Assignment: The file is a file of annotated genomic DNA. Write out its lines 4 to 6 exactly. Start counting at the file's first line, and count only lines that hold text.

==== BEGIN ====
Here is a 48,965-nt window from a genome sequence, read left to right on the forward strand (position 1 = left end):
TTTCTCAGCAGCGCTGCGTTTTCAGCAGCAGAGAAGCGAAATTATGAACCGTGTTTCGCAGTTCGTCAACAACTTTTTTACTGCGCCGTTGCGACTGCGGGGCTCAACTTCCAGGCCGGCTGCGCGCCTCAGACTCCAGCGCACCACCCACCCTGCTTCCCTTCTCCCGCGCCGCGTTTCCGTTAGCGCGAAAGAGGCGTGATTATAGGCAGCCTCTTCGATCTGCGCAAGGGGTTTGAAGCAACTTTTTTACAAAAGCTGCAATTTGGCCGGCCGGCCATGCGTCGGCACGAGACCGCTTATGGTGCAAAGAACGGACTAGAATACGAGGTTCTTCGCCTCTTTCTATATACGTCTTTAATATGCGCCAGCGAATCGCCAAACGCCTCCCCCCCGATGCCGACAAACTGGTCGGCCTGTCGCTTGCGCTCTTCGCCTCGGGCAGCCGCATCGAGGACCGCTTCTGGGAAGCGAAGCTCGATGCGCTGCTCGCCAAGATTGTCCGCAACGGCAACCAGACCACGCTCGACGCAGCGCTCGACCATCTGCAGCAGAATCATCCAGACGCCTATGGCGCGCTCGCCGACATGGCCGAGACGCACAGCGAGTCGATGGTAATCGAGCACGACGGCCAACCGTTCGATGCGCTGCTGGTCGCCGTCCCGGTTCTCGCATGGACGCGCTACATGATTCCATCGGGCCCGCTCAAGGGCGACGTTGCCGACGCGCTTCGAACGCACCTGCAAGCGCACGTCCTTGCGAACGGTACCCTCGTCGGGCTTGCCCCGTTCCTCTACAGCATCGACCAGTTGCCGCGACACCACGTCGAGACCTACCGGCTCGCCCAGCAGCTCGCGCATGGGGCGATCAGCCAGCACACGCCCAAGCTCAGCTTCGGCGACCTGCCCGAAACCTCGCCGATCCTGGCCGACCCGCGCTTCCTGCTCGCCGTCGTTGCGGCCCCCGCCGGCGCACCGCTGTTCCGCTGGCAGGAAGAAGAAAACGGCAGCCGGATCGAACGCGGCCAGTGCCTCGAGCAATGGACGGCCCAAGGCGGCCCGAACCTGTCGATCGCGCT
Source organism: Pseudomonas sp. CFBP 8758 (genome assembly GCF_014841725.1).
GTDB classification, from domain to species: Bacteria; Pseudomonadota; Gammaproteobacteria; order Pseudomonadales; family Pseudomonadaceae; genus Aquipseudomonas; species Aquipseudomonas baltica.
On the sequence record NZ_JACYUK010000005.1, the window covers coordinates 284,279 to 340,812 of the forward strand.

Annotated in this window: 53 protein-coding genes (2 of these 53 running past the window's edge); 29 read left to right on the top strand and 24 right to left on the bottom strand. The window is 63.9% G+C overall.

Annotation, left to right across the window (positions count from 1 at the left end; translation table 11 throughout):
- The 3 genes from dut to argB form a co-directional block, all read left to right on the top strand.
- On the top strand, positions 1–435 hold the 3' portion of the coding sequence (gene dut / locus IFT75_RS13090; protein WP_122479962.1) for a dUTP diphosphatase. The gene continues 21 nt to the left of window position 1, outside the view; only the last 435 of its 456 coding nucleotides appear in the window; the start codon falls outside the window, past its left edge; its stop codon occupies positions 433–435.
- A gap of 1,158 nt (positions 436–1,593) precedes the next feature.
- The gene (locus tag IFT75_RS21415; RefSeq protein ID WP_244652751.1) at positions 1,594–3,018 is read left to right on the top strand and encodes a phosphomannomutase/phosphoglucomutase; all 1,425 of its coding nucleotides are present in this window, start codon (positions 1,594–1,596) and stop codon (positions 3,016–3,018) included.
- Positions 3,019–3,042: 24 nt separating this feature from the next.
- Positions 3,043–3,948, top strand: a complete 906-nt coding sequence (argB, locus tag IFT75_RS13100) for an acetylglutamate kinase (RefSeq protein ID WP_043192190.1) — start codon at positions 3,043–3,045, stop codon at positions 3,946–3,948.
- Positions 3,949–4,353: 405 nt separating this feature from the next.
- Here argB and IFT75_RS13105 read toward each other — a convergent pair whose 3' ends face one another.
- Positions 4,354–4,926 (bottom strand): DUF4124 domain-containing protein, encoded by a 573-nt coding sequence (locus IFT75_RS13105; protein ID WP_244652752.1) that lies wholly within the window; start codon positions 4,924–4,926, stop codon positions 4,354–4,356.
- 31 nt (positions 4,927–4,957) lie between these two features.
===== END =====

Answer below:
GTDB classification, from domain to species: Bacteria; Pseudomonadota; Gammaproteobacteria; order Pseudomonadales; family Pseudomonadaceae; genus Aquipseudomonas; species Aquipseudomonas baltica.
On the sequence record NZ_JACYUK010000005.1, the window covers coordinates 284,279 to 340,812 of the forward strand.

Annotated in this window: 53 protein-coding genes (2 of these 53 running past the window's edge); 29 read left to right on the top strand and 24 right to left on the bottom strand. The window is 63.9% G+C overall.